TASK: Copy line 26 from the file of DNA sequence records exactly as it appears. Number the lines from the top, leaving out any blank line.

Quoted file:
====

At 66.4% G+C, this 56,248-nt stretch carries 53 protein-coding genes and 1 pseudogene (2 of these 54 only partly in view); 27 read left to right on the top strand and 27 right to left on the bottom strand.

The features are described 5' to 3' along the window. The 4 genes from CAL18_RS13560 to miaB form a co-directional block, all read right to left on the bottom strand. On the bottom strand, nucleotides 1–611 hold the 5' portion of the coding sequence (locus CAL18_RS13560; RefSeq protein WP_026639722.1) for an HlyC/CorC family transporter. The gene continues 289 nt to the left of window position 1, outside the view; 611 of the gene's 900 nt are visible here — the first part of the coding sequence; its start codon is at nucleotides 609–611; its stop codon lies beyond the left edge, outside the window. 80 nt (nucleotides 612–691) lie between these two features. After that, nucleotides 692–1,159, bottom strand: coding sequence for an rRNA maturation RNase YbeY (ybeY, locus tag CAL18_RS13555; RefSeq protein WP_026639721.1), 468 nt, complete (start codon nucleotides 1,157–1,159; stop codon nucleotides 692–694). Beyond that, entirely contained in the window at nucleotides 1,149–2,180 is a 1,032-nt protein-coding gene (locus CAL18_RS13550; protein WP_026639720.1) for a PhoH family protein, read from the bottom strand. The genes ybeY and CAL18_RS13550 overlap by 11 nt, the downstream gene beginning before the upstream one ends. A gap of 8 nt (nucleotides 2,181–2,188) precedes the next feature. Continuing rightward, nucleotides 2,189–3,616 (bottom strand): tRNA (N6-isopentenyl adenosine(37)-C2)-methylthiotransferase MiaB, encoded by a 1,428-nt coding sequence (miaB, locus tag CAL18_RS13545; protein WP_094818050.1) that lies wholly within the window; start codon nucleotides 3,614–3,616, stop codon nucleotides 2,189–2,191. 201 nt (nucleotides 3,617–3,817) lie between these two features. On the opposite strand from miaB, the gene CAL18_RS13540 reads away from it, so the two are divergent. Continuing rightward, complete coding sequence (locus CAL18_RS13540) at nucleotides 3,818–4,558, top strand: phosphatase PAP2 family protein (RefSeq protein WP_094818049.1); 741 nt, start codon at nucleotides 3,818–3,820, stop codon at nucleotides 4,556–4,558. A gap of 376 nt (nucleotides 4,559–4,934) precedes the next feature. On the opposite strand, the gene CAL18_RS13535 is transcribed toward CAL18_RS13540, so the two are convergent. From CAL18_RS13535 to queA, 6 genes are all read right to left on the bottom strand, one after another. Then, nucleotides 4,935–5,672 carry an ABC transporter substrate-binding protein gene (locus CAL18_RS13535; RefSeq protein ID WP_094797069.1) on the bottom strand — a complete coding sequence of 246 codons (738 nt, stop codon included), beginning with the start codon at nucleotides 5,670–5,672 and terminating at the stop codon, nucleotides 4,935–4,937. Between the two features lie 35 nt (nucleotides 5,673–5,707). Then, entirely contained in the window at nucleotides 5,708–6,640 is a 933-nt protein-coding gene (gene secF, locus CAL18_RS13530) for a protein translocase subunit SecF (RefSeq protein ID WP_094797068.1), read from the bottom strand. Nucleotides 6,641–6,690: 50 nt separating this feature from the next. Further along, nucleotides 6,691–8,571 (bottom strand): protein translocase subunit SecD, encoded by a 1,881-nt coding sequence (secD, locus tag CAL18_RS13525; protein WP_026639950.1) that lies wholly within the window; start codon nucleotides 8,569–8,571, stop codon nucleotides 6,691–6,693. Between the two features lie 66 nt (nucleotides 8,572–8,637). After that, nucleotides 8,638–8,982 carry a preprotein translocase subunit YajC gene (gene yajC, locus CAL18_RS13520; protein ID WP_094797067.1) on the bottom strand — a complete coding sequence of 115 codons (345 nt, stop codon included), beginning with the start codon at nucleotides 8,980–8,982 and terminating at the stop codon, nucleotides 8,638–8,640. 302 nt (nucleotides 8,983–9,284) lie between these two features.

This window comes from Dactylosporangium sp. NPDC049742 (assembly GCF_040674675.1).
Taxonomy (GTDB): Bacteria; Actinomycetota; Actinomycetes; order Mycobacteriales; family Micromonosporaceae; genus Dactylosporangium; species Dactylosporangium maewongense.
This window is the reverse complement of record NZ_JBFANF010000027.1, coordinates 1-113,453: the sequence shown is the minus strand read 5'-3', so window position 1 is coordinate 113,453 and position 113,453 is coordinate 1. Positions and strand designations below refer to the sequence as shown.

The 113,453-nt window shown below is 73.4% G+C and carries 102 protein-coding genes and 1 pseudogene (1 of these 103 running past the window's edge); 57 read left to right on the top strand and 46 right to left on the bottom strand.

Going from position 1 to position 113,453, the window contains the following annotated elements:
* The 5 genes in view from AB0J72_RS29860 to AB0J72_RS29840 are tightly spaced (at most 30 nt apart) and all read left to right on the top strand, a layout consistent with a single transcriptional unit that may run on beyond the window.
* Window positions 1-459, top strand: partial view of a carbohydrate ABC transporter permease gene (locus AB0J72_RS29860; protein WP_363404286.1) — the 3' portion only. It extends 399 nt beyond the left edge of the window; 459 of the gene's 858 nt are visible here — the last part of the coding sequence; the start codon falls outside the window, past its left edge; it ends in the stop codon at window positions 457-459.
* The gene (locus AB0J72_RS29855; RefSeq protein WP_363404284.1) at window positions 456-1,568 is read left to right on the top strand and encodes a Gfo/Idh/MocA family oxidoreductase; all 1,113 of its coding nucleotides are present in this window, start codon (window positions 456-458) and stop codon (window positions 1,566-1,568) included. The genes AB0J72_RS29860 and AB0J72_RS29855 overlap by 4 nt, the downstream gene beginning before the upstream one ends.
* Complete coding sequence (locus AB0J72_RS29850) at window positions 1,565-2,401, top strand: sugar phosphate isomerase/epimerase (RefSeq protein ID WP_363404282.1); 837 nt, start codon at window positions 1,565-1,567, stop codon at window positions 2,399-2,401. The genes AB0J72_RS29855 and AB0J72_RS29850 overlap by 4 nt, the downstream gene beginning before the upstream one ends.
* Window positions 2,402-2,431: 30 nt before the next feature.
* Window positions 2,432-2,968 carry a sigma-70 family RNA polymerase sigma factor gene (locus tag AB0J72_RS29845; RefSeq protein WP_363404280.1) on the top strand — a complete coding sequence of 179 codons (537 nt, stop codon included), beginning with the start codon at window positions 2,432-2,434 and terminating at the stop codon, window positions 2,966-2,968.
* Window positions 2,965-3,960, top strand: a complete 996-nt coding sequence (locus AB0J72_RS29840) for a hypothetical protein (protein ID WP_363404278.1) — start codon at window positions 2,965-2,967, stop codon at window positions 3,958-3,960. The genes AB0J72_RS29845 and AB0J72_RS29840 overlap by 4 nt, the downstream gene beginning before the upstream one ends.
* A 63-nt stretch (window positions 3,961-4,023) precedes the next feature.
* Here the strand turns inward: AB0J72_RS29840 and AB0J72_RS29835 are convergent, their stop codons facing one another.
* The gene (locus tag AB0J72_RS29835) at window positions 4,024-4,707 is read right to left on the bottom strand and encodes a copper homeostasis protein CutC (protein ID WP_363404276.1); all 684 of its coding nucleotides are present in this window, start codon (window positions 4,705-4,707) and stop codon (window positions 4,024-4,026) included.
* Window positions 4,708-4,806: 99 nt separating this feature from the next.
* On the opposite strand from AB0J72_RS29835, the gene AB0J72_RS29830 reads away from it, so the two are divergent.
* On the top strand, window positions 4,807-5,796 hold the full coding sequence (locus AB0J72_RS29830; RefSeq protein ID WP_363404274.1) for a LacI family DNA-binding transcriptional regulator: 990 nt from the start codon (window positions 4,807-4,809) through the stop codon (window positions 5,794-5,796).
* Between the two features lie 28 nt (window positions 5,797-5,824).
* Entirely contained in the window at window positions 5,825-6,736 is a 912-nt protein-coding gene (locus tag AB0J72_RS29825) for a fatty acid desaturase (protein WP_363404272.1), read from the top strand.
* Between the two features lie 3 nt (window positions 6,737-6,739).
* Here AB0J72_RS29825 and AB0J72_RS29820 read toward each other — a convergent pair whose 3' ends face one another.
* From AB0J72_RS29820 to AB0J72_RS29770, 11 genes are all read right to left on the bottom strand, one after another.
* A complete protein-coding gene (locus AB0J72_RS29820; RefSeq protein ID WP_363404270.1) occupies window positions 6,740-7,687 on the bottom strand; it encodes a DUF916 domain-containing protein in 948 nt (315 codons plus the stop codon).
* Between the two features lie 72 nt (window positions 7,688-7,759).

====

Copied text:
* A complete protein-coding gene (locus AB0J72_RS29820; RefSeq protein ID WP_363404270.1) occupies window positions 6,740-7,687 on the bottom strand; it encodes a DUF916 domain-containing protein in 948 nt (315 codons plus the stop codon).